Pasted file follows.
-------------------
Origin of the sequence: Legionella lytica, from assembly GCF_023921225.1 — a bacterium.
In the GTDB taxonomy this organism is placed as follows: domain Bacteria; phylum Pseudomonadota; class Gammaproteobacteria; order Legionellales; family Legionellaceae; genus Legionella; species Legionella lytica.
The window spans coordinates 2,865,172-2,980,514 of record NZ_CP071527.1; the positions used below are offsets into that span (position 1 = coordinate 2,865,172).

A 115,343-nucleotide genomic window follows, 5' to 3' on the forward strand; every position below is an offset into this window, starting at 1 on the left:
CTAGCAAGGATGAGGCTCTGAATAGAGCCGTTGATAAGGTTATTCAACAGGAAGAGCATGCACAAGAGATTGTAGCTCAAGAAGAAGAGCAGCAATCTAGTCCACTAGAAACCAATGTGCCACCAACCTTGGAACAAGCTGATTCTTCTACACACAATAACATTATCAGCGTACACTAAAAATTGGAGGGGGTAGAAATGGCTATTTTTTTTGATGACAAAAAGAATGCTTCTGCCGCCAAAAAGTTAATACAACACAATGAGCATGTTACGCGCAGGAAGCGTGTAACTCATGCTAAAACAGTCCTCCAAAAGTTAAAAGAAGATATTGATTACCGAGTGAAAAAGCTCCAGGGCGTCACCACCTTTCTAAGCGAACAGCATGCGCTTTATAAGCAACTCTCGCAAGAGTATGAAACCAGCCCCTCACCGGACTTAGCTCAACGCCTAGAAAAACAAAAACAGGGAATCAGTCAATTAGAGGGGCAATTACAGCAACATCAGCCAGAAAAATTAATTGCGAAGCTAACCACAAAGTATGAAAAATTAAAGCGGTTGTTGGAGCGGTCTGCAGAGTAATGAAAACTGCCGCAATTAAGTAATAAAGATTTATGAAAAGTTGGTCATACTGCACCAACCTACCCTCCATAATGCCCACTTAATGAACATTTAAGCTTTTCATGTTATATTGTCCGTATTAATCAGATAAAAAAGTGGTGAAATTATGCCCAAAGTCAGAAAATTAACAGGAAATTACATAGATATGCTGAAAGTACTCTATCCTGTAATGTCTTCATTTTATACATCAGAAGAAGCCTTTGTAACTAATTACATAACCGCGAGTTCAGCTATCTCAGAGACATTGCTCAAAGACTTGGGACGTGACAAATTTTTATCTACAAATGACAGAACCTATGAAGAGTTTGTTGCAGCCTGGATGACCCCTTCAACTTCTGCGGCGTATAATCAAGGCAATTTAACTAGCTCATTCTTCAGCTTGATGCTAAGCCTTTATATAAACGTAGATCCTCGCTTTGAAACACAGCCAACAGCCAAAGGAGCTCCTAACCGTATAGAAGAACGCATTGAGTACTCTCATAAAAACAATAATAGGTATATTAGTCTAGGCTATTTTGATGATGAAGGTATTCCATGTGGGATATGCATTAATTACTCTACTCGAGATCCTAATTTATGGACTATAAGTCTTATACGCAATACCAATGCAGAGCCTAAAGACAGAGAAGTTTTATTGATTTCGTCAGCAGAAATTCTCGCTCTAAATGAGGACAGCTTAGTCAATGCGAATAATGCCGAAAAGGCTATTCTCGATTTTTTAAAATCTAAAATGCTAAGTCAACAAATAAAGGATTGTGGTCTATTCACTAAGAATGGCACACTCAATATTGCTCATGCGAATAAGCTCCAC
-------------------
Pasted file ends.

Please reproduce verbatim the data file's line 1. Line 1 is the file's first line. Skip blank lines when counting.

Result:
Origin of the sequence: Legionella lytica, from assembly GCF_023921225.1 — a bacterium.